Brunel left a legacy of industrial architecture and design, from the vaulted roof of Paddington station to the SS Great Britain, the first true ocean greyhound, from the Clifton Suspension Bridge to the Tamar Bridge.
His life was one of superlatives - bigger, wider, taller and faster. Nearly drowning in the Thames Tunnel, he eventually suffered a stroke aboard his Great Eastern, the world's largest vessel for almost half a century, and died two days before her maiden voyage. As the historian Dan Cruikshank put it, Brunel was quite simply 'a one-man Industrial Revolution'.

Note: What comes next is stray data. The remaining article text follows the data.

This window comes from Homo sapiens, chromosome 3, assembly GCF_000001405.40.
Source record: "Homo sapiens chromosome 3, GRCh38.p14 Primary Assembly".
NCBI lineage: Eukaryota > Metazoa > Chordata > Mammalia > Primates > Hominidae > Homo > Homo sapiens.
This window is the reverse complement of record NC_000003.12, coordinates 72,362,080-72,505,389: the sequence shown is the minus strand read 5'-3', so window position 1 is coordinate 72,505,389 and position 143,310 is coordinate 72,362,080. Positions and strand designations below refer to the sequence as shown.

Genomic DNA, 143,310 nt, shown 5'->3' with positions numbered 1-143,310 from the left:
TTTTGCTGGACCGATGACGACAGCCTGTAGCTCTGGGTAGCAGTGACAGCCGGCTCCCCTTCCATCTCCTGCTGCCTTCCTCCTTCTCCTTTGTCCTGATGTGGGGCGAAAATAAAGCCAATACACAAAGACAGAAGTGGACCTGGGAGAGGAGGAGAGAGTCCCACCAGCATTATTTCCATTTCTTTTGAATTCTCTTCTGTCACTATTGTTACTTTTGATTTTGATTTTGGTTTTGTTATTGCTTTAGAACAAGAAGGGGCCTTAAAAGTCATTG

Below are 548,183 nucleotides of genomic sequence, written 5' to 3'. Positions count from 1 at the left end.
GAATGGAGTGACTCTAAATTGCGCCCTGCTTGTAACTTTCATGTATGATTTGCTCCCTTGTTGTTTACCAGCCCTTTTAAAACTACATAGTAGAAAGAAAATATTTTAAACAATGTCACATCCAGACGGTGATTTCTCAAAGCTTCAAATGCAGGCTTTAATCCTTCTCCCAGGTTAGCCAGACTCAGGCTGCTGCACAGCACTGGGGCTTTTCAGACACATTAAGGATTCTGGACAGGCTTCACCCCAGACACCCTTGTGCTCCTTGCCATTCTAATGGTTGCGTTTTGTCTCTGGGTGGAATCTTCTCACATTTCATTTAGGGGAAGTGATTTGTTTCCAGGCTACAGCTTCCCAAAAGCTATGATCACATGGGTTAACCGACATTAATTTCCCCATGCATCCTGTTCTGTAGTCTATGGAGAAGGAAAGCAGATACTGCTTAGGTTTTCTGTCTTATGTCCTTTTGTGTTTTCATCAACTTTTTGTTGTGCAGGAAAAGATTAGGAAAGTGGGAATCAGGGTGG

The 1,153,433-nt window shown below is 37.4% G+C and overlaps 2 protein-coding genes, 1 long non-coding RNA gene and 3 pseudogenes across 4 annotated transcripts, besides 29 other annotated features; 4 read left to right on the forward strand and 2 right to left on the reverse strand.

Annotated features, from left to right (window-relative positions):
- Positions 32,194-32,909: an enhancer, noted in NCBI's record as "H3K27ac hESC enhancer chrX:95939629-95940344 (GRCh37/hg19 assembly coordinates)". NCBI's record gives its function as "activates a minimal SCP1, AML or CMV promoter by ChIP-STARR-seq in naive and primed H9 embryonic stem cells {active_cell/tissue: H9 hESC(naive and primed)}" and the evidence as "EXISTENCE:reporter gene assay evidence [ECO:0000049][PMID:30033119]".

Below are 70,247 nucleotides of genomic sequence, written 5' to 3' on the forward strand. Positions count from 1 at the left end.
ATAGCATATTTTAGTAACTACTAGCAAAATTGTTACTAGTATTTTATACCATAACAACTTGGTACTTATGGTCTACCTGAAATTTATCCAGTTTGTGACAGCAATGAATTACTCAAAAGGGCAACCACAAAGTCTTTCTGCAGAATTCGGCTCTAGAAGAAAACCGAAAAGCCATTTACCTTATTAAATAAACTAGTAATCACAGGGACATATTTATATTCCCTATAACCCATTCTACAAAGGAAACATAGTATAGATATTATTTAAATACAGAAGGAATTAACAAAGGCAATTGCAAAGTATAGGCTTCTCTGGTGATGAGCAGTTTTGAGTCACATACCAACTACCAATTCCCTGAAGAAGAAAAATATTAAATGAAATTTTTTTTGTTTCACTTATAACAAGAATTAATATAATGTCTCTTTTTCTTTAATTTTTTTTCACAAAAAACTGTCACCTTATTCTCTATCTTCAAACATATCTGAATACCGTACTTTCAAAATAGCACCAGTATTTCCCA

Here, John Christopher tells the story of the man and his tunnels, bridges, railways, ships and buildings, with many new illustrations accompanying the old, showing the changes time has made to Brunel's greatest legacy - the things he designed and built that we still take for granted and use every day, over a century and a half since his death.